It's unusual for an incumbent to be challenged by his own party in a presidential election. But when the 2020 Election rolls around, President Trump could face some stiff competition from within the GOP after running a highly volatile 2016 campaign and after losing the popular vote by almost 3 million.

Trump, who makes his first joint address to Congress on Tuesday night, has often defied presidential protocol and some Republicans may feel they have a real shot at capturing the nomination despite his overwhelming name recognition. Should Trump face a battle to remain the nominee in 2020 it could spell doom for him and the party. The last two one-term presidents, Jimmy Carter and George H.W. Bush, each appeared vulnerable in the general election because of a lack of confidence from their base.

But Trump may embrace the role. Even after his Nov. 8 victory over Democrat Hillary Clinton, Trump kept making speeches a part of a "thank you" tour, as he spread his message about the state of the country and his victory. Hitting the campaign trail early, even to face off against his own party, might be something he would welcome.

There is no doubt plenty of Republicans are at least considering challenging Trump, perhaps due to his high disapproval ratings. On Tuesday, a Rasmussen Reports tracking poll showed that 50 percent of likely voters disapprove of the president.

That could present an opportunity for a number of key Republicans. Perhaps the most obvious would be Sen. Marco Rubio of Florida, who was subjected to "Little Marco" taunts by Trump on the campaign trail. Rubio, who will be 49 years old at the time of the next presidential election, has shown a willingness to defy the White House when he expressed reservations about Trump's choice for secretary of state, Rex Tillerson. He also openly criticized the decision to ban refugees from Muslim-majority countries.

By 2020, Rubio could be more of a factor in the presidential race if he manages to appeal to independents by challenging Trump on controversial legislation. It also helps that Rubio is from a crucial swing state with 29 electoral votes.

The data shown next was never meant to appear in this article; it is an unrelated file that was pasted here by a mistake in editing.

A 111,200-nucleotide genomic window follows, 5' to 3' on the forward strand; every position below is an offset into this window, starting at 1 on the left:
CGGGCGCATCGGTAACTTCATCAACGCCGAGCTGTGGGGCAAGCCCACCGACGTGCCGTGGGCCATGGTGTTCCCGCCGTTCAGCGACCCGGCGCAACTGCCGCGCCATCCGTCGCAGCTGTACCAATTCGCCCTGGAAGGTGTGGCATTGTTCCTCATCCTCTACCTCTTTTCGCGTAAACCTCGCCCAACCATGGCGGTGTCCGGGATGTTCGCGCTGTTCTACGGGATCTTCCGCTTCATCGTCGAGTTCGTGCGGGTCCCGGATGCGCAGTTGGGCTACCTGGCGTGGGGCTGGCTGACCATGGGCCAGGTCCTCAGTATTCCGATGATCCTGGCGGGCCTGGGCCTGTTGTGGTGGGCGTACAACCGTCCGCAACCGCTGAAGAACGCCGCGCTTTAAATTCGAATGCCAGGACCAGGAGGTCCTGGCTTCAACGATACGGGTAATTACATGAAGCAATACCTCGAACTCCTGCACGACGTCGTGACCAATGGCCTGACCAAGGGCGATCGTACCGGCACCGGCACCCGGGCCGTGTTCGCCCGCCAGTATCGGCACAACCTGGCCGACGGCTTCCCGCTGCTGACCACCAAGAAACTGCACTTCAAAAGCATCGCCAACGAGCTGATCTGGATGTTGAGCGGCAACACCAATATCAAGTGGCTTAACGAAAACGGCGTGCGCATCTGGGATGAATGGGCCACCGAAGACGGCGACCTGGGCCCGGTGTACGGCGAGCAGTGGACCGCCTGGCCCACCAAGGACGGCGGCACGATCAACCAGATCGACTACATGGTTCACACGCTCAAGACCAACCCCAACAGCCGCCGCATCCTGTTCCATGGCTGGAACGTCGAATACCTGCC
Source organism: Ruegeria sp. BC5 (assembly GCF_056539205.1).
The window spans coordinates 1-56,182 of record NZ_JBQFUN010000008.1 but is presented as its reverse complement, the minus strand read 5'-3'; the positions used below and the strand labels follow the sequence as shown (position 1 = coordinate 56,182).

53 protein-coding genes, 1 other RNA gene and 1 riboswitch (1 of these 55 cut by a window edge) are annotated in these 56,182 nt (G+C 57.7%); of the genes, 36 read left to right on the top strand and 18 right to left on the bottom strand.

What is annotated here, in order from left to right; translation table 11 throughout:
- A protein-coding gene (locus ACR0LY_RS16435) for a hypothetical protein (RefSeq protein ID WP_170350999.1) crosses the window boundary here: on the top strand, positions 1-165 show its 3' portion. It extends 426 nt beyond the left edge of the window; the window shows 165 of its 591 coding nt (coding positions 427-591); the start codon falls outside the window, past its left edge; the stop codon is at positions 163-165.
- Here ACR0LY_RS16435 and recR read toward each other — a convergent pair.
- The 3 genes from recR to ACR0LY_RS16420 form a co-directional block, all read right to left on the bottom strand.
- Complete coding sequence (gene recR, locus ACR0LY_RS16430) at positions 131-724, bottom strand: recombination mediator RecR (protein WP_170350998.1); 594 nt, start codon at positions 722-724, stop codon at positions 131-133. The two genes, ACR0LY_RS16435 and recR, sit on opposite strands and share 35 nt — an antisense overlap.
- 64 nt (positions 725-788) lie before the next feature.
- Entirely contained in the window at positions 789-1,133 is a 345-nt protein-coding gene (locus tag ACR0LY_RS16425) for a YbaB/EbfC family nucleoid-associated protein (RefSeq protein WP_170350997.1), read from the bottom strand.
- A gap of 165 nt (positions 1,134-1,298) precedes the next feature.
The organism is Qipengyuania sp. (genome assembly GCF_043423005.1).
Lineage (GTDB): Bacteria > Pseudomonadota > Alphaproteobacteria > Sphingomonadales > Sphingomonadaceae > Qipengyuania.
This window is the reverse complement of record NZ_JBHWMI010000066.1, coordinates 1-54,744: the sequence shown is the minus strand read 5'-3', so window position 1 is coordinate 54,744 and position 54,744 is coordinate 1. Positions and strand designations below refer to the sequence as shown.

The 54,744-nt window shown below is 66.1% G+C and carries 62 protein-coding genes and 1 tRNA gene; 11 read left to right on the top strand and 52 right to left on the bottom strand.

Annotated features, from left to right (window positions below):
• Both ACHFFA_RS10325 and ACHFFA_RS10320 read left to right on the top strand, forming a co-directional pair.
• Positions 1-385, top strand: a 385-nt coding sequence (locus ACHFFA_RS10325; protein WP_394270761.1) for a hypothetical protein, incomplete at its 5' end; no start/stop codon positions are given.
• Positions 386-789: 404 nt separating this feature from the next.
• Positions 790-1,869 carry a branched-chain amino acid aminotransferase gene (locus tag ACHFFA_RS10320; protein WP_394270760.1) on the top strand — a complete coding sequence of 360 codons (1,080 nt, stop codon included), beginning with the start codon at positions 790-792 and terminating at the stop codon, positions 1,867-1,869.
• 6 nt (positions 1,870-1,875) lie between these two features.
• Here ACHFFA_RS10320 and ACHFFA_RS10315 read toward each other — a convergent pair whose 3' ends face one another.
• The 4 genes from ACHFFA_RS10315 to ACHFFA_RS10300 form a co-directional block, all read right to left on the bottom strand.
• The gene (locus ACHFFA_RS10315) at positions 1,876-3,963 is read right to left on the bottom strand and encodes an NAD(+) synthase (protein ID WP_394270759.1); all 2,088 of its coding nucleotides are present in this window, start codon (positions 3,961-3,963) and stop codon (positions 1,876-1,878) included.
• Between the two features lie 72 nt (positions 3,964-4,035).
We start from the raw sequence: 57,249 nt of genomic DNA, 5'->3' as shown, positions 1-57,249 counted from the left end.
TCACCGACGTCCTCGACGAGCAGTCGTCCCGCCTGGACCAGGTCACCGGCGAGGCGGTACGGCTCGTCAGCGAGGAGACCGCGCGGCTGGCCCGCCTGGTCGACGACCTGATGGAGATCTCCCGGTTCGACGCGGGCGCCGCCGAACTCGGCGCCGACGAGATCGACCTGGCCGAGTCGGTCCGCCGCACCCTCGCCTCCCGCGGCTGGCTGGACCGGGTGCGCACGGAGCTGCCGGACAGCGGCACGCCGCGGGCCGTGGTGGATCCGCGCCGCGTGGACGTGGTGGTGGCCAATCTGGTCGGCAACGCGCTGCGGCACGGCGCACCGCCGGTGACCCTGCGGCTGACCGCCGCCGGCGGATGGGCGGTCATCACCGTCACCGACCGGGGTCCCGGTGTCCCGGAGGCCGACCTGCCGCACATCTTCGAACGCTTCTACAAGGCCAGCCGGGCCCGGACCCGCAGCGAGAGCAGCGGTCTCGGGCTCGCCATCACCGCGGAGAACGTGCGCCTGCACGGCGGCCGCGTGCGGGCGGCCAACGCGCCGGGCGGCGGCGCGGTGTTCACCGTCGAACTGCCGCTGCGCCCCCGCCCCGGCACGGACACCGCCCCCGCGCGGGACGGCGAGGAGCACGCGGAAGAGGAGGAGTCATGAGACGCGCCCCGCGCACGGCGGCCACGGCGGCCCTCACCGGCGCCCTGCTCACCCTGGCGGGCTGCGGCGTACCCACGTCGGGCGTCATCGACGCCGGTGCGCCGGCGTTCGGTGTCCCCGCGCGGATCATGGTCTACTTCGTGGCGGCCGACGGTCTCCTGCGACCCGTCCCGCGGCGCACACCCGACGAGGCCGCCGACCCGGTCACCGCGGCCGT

Another Republican candidate who may throw his hat into the race is Sen. Ted Cruz of Texas. Much will be learned about Cruz's White House aspirations when he runs for re-election in 2018. A strong showing along with dipping approval ratings for Trump may give Cruz enough reason to make another run. Cruz didn't exactly give Trump a ringing endorsement at the Republican National Convention, which is understandable given how Trump repeatedly disparaged both Cruz and his family. 

A Politico report by Burgess Everett pointed out that the differences between Trump and Cruz could lead to the 46-year-old making another run. "Though he won’t say it, Cruz’s skeptical stance could position him to run in 2020 if Trump’s first term is seen as a failure, particularly among staunch conservatives who preferred Cruz to begin with," Everett wrote. 

Other potential candidates may include Gov. John Kasich of Ohio, Sen. Rand Paul of Kentucky and businesswoman Carly Fiorina. All of the aforementioned candidates ran for president in 2016. Meanwhile, newcomers like Sen. Tim Scott of South Carolina may also weigh a presidential run.